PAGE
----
Enjoy yourself without getting drunk

Some students won’t want to follow the tips below.  I know at least one person who is usually grateful for the advice posts I publish, but who’ll look at this post and think, “Are you mad?  My purpose for going out is to get drunk!”

photo by Matt Dinnery

photo by Matt Dinnery

But not everyone enjoys the prospect of going out and getting drunk.  Some want to enjoy themselves and get carried away.  It happens.  Some even think student drinking is a necessary evil.

Drinking alcohol isn’t ‘necessary’.  It doesn’t have to be evil either.

If you do want to have fun (and even a drink or two…or three) without getting slaughtered, read on!  If you’d rather keep getting drunk, enjoying memorable nights that you don’t remember, you can look away now. But there’s no harm in considering it, is there? 🙂

  • Read one of my previous posts about alcohol, “18 Tips to Tame the Spirits“.
  • Sing along to the music.  Dance to it. Let the music take you!
  • If you feel happier socialising with a drink in your hands, make it a soft drink.
  • Mirror others. If everyone around you is going crazy, go crazy with them!  It doesn’t matter if you’re the only sober one.  Nobody will care or notice by this point.
  • Don’t feel guilty by not drinking alcohol.  If you plan to be completely sober, don’t worry about how you’ll look.  Just decline alcohol and any mild attempts to pressure you into having “just one”.  Friends are unlikely to keep on at you all night, so ride it out.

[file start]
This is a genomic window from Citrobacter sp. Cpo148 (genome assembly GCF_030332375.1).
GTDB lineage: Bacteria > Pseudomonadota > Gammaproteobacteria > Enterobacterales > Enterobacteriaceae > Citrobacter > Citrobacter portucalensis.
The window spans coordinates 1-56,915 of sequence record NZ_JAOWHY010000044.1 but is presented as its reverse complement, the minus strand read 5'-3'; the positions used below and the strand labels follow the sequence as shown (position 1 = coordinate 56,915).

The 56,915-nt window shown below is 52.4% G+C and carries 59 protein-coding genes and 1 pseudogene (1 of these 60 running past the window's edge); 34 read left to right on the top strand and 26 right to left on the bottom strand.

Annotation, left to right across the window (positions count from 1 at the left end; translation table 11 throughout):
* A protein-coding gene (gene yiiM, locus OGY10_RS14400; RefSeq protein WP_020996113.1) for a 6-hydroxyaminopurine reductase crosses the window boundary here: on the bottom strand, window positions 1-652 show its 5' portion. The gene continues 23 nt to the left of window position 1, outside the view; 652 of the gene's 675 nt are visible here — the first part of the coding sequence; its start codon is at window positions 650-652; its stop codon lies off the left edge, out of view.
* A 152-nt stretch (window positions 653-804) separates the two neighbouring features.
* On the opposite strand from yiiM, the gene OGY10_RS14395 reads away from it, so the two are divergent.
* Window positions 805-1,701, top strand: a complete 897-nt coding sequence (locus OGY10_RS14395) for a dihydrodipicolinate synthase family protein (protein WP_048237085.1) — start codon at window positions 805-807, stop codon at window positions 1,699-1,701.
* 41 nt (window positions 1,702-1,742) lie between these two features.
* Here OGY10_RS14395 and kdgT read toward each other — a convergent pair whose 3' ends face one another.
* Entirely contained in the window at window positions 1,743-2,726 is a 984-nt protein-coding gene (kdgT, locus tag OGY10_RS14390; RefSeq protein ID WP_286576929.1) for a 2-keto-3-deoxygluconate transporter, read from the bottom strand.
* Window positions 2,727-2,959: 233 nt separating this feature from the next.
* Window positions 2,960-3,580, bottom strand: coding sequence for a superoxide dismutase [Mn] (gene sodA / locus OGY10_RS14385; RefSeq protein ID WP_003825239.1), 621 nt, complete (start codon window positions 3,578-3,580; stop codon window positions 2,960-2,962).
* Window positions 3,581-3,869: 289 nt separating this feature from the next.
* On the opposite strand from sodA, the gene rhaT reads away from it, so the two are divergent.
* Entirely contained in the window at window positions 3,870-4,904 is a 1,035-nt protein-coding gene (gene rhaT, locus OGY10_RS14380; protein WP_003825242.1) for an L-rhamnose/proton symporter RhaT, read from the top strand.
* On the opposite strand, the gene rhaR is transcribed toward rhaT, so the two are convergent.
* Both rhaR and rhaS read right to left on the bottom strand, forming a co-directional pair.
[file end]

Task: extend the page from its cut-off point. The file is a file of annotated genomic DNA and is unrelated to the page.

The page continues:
• Have an excuse ready. If you can’t be bothered to argue, say something like you’ve had to take headache tablets so you can’t drink alcohol, or you’ve got important work to do early the next morning.  So long as it’s believable, not subject to question, and not the same excuse you give every time, you’ll probably be fine.
  • To be sure it’s alcohol-free, buy the drinks yourself. Alternatively, help get the drinks in when someone else buys a round.  Some people, even friends, can’t resist spiking a drink with more than you asked for.  Bypass that and be in control of your drink from the moment it’s handed over the bar.
  • Don’t talk about how much or little you usually drink.  As soon as that line of questioning starts, it’s like a negotiation.  If anyone asks you, politely explain that you aren’t drinking tonight.  If they insist on questioning beyond that, I’d question how good a friend they really are…
  • Don’t race.  If you have a drink in your hand, you don’t have to drink it quickly.  Sip it slowly.  You don’t have to accept a drink every time it’s a new round (and you don’t have to be involved in a round of drinks anyway, if that’s easier).  If you’ve still got a drink in your hand, decline another.  You can’t exactly be accused of not drinking! And even if you’re bought another drink against your wishes, you don’t have to drink it…
  • Don’t talk about drinking habits (yours or others) while you’re out. The more you bring attention to it, the more it becomes an issue.
  • Go for low alcohol. Have a shandy, a non-alcoholic cocktail, or a drink with a very little alcohol content.  You’re taking it slow that night…nothing wrong with that!
  • Eat plenty food and drink plenty water before (and during) an outing. Without food and water, you’ll probably get drunk quickly.  So have a proper meal and stay hydrated for the sake of your body, as well as your alcohol levels.
  • There are more non-drinking students than you think.  Today, you’re likely to find at least a few teetotalers at uni.  There may be loads.  You’re certainly not on your own if you don’t drink at all.  So don’t sweat it.